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The good, the bad and the ugly: Social media and the riots

hackney-community-cleanup-team

Hackney community clean up team

Watching the scenes unfold on BBC news 24 and Sky of rioting across London, Birmingham and Liverpool last night was an interesting experience when coupled with social media.

The BBC were keen to bring social sites into the equation early on, reporting that the riots may have been organized via Twitter, Facebook et al. One reporter saying “people are clearly using their phones, but we can’t get close enough to see whether they’re using twitter or just texting”. BlackBerry messenger (BBM) was also targeted by reporters.

It’s certainly a case here of don’t blame the tool. Although smartphones and social networks give more channels to use to immobilise for destruction, it also does the opposite and we’ve seen some heart-warming counter ‘attacks’ that have mobilized through channels on the web, and an overwhelming sense of community.

RIM have said they will be ‘assisting authorities’ to catch rioters that use BBM and Police are looking into arresting people inciting violence through Twitter. These people can be and will be traced. A Facebook event set up to start rioting in Manchester was reported by countless people and declined by hundreds more. It’s likely that something can be done about the 20 or so people who had accepted the event. People were keeping a look out for any untoward behaviour and during the evening several untoward accounts and message board posts were reported to the teams that run Greater Manchester’s various and active Police Twitter accounts.

Uninformed reporting from BBC News and an interview on BBC 5 Live were fanning the flames of rioting in Manchester. Manchester, known for it’s strong twitter community clubbed together and aided by a few dedicated community reporters, confirmed to @BBCNews that nothing was going on pretty much anywhere in Manchester. A core few were insisting that people stop spreading rumours and kept level headed. @GMPolice stepped in themselves to confirm reports were incorrect:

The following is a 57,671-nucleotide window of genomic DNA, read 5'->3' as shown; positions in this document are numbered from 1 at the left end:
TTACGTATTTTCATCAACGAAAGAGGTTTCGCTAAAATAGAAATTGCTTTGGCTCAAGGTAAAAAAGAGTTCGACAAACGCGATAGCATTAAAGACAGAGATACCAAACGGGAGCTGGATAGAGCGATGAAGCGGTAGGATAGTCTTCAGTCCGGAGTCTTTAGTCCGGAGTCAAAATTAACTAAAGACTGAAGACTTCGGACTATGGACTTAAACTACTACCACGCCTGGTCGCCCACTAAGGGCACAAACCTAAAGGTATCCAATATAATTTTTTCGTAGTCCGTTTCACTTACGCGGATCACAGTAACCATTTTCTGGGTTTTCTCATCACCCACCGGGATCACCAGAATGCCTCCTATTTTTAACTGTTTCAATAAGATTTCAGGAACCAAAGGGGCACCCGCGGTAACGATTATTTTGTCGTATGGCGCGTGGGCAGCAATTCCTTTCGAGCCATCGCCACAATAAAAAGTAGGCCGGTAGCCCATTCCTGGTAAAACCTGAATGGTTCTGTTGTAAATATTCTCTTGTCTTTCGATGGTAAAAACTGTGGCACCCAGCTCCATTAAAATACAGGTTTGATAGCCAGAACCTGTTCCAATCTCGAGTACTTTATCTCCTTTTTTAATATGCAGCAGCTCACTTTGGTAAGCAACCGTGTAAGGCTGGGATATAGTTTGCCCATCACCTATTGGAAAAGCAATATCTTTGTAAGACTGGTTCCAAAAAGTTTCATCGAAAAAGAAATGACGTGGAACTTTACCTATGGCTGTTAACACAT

“BBC reports of rioting/disturbances in Greater Manchester inaccurate. No rioting whatsoever, no major disturbances. All quiet at moment.”

Rumours where spread about tigers being released, rioting where it wasn’t, shops that don’t even exist being looted. People were wildly speculating, facts were not being checked and arguments arose about political beliefs, but that’s just everyday twitter banter. It was comforting to know that overall there were an army of people using twitter counteracting these claims with facts and calmly dousing the flames of any rumours.

One of the most radical movements emanating from social media was @riotcleanup and the hashtag #riotcleanup has imobalised communities to clean up the streets after the riots, and it looks as though the majority of work has been sorted by 11am the today using it’s band of over 38,000 followers.

It’s not about the tools we use, it’s about how they’re used.

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    The law has caught up on them!!

    I don’t think social media caused the riots but they did make it easier for people to communicate.

    I have read a lot of articles about Facebook and the UK riots and although many posted on the open platform apparently it was more the private message facility that was used on their fake profiles.

    Criminals have been using Facebook for years setting up(and closing) fake accounts, mainly football players, pop stars, cartoon characters, star wars(!) but surely the police must be able to trace the IP addresses.

    Good luck anyway and I hope the UK government and the police make social media a safer place for tomorrow’s children.